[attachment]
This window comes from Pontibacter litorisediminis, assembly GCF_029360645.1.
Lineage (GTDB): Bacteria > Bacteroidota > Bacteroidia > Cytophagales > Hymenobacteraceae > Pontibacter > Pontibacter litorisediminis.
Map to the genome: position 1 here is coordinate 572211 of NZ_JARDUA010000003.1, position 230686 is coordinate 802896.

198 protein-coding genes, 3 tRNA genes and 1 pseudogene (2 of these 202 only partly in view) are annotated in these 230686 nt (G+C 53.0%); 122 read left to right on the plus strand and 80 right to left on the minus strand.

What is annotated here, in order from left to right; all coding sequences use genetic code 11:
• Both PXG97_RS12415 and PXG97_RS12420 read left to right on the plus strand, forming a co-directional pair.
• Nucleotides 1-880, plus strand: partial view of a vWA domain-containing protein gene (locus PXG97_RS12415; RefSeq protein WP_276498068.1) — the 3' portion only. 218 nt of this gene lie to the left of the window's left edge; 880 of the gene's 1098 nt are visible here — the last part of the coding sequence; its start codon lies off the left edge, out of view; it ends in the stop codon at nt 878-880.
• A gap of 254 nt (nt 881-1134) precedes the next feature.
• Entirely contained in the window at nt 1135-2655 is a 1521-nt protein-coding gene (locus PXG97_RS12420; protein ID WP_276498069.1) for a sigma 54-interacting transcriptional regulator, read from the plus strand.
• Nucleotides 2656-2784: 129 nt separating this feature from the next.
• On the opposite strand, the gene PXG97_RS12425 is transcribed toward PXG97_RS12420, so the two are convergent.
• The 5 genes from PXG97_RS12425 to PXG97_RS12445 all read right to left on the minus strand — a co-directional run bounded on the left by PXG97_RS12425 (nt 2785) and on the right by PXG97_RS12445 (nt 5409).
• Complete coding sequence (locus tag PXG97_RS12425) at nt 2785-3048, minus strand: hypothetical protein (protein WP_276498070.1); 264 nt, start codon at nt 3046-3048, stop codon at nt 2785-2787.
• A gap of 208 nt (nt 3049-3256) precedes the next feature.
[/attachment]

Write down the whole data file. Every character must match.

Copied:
This window comes from Pontibacter litorisediminis, assembly GCF_029360645.1.
Lineage (GTDB): Bacteria > Bacteroidota > Bacteroidia > Cytophagales > Hymenobacteraceae > Pontibacter > Pontibacter litorisediminis.
Map to the genome: position 1 here is coordinate 572211 of NZ_JARDUA010000003.1, position 230686 is coordinate 802896.

198 protein-coding genes, 3 tRNA genes and 1 pseudogene (2 of these 202 only partly in view) are annotated in these 230686 nt (G+C 53.0%); 122 read left to right on the plus strand and 80 right to left on the minus strand.

What is annotated here, in order from left to right; all coding sequences use genetic code 11:
• Both PXG97_RS12415 and PXG97_RS12420 read left to right on the plus strand, forming a co-directional pair.
• Nucleotides 1-880, plus strand: partial view of a vWA domain-containing protein gene (locus PXG97_RS12415; RefSeq protein WP_276498068.1) — the 3' portion only. 218 nt of this gene lie to the left of the window's left edge; 880 of the gene's 1098 nt are visible here — the last part of the coding sequence; its start codon lies off the left edge, out of view; it ends in the stop codon at nt 878-880.
• A gap of 254 nt (nt 881-1134) precedes the next feature.
• Entirely contained in the window at nt 1135-2655 is a 1521-nt protein-coding gene (locus PXG97_RS12420; protein ID WP_276498069.1) for a sigma 54-interacting transcriptional regulator, read from the plus strand.
• Nucleotides 2656-2784: 129 nt separating this feature from the next.
• On the opposite strand, the gene PXG97_RS12425 is transcribed toward PXG97_RS12420, so the two are convergent.
• The 5 genes from PXG97_RS12425 to PXG97_RS12445 all read right to left on the minus strand — a co-directional run bounded on the left by PXG97_RS12425 (nt 2785) and on the right by PXG97_RS12445 (nt 5409).
• Complete coding sequence (locus tag PXG97_RS12425) at nt 2785-3048, minus strand: hypothetical protein (protein WP_276498070.1); 264 nt, start codon at nt 3046-3048, stop codon at nt 2785-2787.
• A gap of 208 nt (nt 3049-3256) precedes the next feature.